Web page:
You have spent months growing your “babies” and harvest time is nearly here. Harvesting is the reward after all the hard work. The key is knowing when your cannabis plants are fully ready for harvesting.

You should not harvest cannabis until the white pistils begin to turn reddish-orange. You will also need to fully investigate the cola buds to see the color of the trichomes that are beginning to ooze. The trichomes start off as clear and then they move to a milkier shade. When it is time to harvest, the trichomes will be an opaque or amber color. If the color is amber, this means there is a greater concentration of CBN.

Finally, you can start the process of drying and curing your cannabis buds so they can soon be enjoyed. You have now been through an amazing journey and it has been fun watching each phase of growth. In some phases, especially in vegetation, you can literally watch your plants grow by leaps and bounds.

How Long Is the Indoor Life Cycle from Start to Finish?

Although the growing times can vary, it typically takes around three months from start to finish. Depending on the method of growing, cannabis plants are typically ready to harvest after three months. The time it takes to grow your plants will also depend on the amount of time the cannabis strain takes to flower.

Some strains flower at 7 – 8 weeks, while others may not flower until 9 – 10 weeks. There are a few strains that may take up to 15 weeks to flower. In general, cannabis plants mature much faster when grown indoors because the environment can be precisely controlled.

Should you choose to grow cannabis plants outdoors, expect the entire process to take around 6 – 9 months before harvesting. The reason for this lengthy period is a lack of control over the light the plants receive.

Growing Cannabis Is an Enjoyable Experience with Big Rewards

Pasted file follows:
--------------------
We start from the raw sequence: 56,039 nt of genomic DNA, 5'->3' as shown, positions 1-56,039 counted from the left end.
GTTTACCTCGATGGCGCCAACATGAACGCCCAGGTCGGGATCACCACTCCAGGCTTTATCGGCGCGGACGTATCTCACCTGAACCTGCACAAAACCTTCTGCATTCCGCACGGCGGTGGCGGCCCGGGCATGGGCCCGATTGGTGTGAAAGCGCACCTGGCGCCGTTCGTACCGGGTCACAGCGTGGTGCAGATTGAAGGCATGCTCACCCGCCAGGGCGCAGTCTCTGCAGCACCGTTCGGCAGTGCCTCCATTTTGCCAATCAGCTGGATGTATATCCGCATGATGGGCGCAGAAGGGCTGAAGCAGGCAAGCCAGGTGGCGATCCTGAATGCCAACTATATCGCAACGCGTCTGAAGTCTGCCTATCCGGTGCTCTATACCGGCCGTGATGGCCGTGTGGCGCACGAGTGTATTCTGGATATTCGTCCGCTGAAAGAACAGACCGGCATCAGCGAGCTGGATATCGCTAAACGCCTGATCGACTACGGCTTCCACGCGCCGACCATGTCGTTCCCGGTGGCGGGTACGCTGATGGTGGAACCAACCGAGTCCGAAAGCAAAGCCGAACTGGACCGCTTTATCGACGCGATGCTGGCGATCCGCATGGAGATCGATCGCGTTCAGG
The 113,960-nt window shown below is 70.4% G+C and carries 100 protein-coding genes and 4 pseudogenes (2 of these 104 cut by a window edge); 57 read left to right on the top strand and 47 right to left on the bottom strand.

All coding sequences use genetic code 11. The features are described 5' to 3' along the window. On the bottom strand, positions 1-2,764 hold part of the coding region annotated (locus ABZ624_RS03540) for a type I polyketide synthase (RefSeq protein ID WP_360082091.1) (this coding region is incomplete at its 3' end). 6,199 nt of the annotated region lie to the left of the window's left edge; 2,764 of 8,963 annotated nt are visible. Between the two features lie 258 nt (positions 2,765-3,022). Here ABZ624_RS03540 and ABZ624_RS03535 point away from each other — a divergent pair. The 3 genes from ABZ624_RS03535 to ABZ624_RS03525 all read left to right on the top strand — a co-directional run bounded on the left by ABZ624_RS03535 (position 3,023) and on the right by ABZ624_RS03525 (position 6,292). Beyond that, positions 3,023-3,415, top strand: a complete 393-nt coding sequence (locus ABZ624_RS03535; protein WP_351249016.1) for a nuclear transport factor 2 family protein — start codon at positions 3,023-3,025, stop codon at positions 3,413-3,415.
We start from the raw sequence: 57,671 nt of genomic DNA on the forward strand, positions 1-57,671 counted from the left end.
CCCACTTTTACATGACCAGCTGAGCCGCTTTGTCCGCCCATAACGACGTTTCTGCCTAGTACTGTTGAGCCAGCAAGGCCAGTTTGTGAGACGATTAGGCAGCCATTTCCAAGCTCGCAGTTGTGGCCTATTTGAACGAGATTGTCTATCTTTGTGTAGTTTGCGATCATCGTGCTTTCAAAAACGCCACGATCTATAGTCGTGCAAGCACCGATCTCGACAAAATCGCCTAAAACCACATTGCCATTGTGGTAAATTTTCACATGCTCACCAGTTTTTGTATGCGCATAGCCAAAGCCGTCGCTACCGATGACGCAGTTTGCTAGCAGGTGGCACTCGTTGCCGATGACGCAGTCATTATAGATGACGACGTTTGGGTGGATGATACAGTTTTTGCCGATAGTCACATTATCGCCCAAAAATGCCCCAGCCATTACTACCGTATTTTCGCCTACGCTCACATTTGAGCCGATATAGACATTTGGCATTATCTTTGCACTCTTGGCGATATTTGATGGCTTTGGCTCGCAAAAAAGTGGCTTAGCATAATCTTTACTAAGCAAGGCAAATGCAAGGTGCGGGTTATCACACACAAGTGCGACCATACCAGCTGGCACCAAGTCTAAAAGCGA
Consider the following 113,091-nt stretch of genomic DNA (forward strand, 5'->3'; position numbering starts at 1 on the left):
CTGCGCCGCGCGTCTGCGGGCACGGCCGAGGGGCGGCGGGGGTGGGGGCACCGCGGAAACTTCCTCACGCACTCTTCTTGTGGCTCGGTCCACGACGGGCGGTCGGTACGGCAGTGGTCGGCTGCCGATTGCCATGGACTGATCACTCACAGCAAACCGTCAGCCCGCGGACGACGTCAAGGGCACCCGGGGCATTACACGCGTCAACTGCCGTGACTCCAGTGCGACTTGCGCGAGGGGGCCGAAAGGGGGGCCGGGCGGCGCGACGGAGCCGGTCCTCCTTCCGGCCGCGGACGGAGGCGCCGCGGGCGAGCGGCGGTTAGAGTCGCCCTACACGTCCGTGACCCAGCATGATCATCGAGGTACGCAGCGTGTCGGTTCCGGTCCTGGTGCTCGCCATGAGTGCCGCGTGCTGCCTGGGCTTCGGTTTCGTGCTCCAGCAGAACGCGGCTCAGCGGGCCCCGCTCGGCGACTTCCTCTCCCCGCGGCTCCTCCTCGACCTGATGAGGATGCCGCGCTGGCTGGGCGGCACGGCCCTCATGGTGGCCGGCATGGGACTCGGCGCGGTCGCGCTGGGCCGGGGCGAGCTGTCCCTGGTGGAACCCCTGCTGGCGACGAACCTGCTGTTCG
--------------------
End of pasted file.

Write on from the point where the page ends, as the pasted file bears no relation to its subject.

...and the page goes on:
From start to finish, you have nurtured your plants and seen them grow. Each stage of development is fascinating for growers because they know every day that passes leads them closer to harvest.

If you are new to growing cannabis, it can be a bit intimidating getting started, but you should not be afraid. Growing cannabis is not difficult, especially if you have the right tools and knowledge.

Now that you know more about the stages of growth and what to expect from each, the growing process can be more streamlined and exciting. Allow this information to assist you in keeping marijuana plants growing healthy and strong at all stages of development.

Buy cannabis seeds and have them delivered to your door through i49 USA.  There is a massive catalogue of cannabis seeds available including high-THC seeds, high-CBD seeds, regular seeds, feminized photoperiod seeds, and automatic flowering seeds. Within a few weeks, if growing indoors, your cannabis plants will be ready to harvest. After harvest, drying and curing, you can finally smoke the results. Enjoying the fruits of your labor makes the entire process of growing cannabis a truly enjoyable experience.

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Understanding Marijuana Plant Life Cycle